Taylor Swift’s new contract with Universal Music contained a provision that was a first for a label signed artist. She demanded that all other artists on the Universal Music label receive royalties from Spotify plays, no matter who was played.
This means that every artist on her label will profit from plays on Spotify, from huge artists like herself, one of the biggest music artists in the world, to the lesser known metal, punk, folk, classical and other artists signed to the label.
It’s an interesting deal, not only from a financial standpoint, which ensures that musicians can earn more of a living from their life’s work, but from an ethical standpoint, where the most successful musicians can help their up-and-coming compatriots become more successful.
Not too long ago, Swift had pulled all of her music off Spotify. In 2014, she refused to post her album 1989 there in protest of the small amount of royalties paid to artists on the platform and Spotify’s tendency to ignore copyright requirements.
Swift has been a longtime advocate that musicians should be paid for their art and giving away music for free is not a viable way for a musician to make art.
Universal has a 3.5 per cent stake in Spotify and the other two major labels also have an ownership stake in the streaming service.
Also, artists will share their Spotify revenue “non-recoupable,” which means that they do not have to use the revenue to repay any advances or loans artists are given to produce their records.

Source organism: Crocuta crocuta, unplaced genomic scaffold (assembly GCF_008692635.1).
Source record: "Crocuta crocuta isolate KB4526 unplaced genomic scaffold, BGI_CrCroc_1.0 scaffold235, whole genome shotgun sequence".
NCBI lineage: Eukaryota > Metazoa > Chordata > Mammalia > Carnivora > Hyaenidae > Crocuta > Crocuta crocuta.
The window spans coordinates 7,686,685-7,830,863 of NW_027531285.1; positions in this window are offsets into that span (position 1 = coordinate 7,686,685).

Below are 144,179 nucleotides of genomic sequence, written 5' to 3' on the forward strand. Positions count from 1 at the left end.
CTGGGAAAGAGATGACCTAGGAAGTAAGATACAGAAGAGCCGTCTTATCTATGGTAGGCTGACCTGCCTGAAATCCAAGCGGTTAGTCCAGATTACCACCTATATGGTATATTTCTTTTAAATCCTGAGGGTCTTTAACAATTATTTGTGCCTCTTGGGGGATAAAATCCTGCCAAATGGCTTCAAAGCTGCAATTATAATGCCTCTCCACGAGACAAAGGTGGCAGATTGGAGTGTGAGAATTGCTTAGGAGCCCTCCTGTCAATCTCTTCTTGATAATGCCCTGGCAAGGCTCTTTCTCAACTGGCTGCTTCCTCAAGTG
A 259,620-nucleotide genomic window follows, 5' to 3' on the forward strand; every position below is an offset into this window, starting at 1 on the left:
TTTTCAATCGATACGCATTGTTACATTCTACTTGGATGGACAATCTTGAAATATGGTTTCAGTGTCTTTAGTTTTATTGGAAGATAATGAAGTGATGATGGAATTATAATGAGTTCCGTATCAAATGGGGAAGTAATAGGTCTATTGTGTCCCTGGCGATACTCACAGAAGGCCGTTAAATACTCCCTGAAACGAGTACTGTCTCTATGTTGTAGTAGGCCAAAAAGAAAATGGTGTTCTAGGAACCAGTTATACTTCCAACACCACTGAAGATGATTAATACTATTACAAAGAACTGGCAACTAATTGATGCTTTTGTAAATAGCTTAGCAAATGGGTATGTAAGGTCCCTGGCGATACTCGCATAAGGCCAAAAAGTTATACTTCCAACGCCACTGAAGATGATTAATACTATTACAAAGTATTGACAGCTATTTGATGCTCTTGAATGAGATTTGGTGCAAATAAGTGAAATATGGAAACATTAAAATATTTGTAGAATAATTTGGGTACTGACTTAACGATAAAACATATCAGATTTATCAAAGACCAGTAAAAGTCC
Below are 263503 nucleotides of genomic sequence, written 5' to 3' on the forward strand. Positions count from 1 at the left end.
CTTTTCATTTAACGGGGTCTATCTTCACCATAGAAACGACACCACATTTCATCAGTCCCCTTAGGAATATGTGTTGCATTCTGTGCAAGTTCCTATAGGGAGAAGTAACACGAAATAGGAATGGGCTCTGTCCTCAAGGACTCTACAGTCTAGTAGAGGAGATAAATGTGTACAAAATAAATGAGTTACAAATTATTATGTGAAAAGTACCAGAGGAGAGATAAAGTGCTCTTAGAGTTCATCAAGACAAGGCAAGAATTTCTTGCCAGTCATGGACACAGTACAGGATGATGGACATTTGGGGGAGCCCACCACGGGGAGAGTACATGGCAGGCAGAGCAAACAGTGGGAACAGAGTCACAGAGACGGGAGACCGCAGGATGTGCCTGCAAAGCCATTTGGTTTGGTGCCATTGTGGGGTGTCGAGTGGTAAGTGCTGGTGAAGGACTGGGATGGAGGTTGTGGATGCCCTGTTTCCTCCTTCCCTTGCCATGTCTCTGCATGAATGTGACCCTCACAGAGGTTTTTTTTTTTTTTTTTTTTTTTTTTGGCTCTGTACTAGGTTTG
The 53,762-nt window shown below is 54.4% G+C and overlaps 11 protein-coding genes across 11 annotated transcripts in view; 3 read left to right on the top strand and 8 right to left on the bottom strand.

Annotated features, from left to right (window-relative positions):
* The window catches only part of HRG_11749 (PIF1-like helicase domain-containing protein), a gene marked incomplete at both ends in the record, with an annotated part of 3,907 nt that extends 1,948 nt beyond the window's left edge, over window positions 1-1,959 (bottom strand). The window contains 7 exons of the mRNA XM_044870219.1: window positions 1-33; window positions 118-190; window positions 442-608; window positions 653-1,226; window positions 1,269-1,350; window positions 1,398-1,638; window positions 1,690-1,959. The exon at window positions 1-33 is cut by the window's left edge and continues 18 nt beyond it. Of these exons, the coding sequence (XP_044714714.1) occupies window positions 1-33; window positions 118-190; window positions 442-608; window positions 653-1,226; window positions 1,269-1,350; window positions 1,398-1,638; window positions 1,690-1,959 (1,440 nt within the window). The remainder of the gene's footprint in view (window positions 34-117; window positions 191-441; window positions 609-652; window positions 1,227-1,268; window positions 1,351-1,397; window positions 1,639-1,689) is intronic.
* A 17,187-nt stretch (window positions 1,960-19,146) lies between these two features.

Advocates for independent musicians have long been critical of major labels for their inaction on protecting the rights of lesser known musicians. Streaming services seem to benefit the biggest artists the most, and almost nothing was passed on to smaller artists who also used streaming services.
On Spotify, artists are paid less than a cent per play. With an artist like Taylor Swift, this adds up quickly, but smaller acts might barely notice the revenue.
Swift also doesn’t exactly need the income from Spotify, with her record contracts, plays from conventional radio and tours giving her tens of millions of dollars a year.
Swift’s new contract ensures artists that come after her will be able to feed themselves and actually have a chance of making a name for themselves in the music industry.
With any luck, Swift’s groundbreaking move will spur other big names to do the same, ensuring that future musicians and music fans will have new and exciting music to listen to.
Steve Marlow is the program co-ordinator at CFBX, an independent radio station in Kamloops. Tune in at 92.5 FM on the dial or go online to thex.ca.